There seems to be little of Casanova's life that is known outside of his autobiography, 'Story of My Life.' He freely admits that he lied often; this story is probably as iffy as the character writing it. Giacomo was born to an actor father and a shoemaker's daughter.  Within months of his birth, the parents left the child with his grandmother, while the two parents went back to work in the theatre. By the age of 16, Giacomo obtained a doctorate in civil law, though he wanted a degree in medicine There seems to be little of Casanova's life that is known outside of his autobiography, 'Story of My Life.' He freely admits that he lied often; this story is probably as iffy as the character writing it. Giacomo was born to an actor father and a shoemaker's daughter.  Within months of his birth, the parents left the child with his grandmother, while the two parents went back to work in the theatre. By the age of 16, Giacomo obtained a doctorate in civil law, though he wanted a degree in medicine.  His benefactors wanted Giacomo to be an ecclesiastical advocate. It seemed that when he found out how little they lived on, he abandoned the idea of being a bishop of the Catholic Church.  It was shocking to read just how rarely chastity was exercised by the prelates of the Church. It seems that Casanova separated his mind from any conscious guilt or shame over anything he did.  He must have been charming and nice-looking because he was able to coast through life with hardly a concern.  Incredibly, Casanova wrote a 12 volume, 3500+ page, story of his life.  By his own admission, he was a duelist, priest, soldier, spy, magician, author, musician, etc.  It didn't seem that anything was too base for him to do. According to other resources I referred to, Casanova's life story is used by scholars to learn about European life in the 1700s.  The scholars may dismiss much of Casanova's bragging, but he does seem to have captured the morally-loose behavior of the era.  I thought the author, in his conclusion, did a great job of synthesizing Casanova's thought patterns.  He couched every debauched encounter as true love.  He communicated his love to his conquests, making himself extremely attractive to females.

  2. 4 out of 5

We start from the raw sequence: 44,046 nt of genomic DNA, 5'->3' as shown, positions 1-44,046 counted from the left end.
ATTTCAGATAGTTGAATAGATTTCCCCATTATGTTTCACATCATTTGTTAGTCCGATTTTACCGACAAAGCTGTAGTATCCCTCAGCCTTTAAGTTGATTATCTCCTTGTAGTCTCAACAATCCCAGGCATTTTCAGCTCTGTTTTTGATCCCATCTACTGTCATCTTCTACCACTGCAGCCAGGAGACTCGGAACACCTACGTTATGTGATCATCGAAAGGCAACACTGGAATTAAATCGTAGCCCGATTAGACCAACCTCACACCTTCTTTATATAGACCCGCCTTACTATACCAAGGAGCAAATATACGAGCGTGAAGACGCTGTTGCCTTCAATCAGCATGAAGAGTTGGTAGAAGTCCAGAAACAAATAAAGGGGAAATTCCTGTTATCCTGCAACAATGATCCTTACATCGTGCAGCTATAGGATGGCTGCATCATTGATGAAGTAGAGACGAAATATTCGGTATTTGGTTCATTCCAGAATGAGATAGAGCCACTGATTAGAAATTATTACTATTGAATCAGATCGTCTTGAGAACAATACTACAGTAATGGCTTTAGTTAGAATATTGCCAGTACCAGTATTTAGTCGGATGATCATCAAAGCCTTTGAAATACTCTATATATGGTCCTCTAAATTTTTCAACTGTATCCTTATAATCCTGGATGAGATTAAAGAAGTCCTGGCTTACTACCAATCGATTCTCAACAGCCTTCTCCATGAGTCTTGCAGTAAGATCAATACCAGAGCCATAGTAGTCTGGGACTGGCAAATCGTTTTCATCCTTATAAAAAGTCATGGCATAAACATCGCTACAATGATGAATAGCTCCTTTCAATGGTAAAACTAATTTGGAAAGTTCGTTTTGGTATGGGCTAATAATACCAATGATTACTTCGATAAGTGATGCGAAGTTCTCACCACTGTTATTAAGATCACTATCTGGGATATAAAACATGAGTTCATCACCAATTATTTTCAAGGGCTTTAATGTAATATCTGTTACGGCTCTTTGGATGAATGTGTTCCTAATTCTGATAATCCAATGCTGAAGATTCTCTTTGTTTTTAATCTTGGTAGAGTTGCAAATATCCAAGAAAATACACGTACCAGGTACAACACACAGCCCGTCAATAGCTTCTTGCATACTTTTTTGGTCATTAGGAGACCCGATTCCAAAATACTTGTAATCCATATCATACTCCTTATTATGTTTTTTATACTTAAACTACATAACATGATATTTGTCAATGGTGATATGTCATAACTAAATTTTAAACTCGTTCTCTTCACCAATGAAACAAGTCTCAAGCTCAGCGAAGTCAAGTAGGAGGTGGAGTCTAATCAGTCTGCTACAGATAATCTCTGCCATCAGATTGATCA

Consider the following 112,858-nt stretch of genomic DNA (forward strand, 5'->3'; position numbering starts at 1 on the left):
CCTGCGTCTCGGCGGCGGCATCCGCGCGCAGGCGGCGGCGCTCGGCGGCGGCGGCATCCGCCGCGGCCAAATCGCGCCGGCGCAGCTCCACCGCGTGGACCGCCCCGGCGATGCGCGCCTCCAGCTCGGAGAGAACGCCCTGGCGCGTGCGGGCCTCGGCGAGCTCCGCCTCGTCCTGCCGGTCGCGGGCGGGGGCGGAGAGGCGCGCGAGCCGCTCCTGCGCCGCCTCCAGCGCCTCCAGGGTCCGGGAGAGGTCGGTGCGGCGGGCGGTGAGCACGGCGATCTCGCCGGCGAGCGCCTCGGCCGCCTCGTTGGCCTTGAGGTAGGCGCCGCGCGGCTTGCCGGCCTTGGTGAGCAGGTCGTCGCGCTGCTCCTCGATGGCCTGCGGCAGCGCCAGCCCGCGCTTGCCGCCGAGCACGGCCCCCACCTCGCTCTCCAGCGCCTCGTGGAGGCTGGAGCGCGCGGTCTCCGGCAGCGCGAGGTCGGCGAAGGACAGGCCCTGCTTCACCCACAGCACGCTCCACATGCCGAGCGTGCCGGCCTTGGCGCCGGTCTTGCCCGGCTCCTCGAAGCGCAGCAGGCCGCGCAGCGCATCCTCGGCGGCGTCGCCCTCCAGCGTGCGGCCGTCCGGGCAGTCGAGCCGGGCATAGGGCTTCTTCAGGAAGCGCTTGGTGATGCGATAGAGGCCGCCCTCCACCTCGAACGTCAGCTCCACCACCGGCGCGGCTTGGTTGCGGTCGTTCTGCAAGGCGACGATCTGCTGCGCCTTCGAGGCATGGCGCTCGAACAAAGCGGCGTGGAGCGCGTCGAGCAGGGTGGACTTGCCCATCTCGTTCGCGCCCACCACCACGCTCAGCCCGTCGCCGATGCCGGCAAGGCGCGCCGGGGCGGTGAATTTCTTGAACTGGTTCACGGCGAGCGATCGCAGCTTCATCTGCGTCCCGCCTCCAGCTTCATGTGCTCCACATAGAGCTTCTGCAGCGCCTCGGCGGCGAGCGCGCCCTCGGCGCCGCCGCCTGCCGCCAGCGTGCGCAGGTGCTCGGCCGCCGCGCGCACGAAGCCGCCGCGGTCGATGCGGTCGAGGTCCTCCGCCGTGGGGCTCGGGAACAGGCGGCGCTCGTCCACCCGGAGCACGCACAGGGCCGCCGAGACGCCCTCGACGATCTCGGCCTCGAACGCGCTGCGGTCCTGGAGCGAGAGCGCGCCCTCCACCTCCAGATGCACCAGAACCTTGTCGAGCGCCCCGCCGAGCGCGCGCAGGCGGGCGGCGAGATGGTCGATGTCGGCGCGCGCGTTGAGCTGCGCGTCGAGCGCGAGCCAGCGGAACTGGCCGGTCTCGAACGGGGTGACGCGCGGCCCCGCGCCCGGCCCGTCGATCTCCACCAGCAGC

Susan

    Tedious.

  3. 5 out of 5

    Terri

    This brief biography states that it is taken from Casanova's autobiography in which Casanova freely admitted that during his life that he was not hesitant to lie if it suited him, and so how much of his story is true is in question. Aside from that, what we have of his life in quite incredible, reading almost like a soap opera of a depraved and shameless sexual predator. He was neglected during his childhood and treated quite cruelly. As a teenager he began his sexual exploits and it didn't matt This brief biography states that it is taken from Casanova's autobiography in which Casanova freely admitted that during his life that he was not hesitant to lie if it suited him, and so how much of his story is true is in question. Aside from that, what we have of his life in quite incredible, reading almost like a soap opera of a depraved and shameless sexual predator. He was neglected during his childhood and treated quite cruelly. As a teenager he began his sexual exploits and it didn't matter to him if the women were older than him or very much younger adolescents. He traveled through his life by the seat of his pants, often poor and destitute, sometimes coming into wealth, fathering children everywhere he went. His times in prison were quite harrowing and it is amazing how he eventually did escape. I really did not know anything about Casanova before reading this. I associated "Casanova" as being synonymous with a lover or a playboy but that was about it. His life was startling, and one could even go so far as saying his life was shocking. Once again, how much of it was true is in question but even if a portion is true then I feel as though I learned a lot about the era.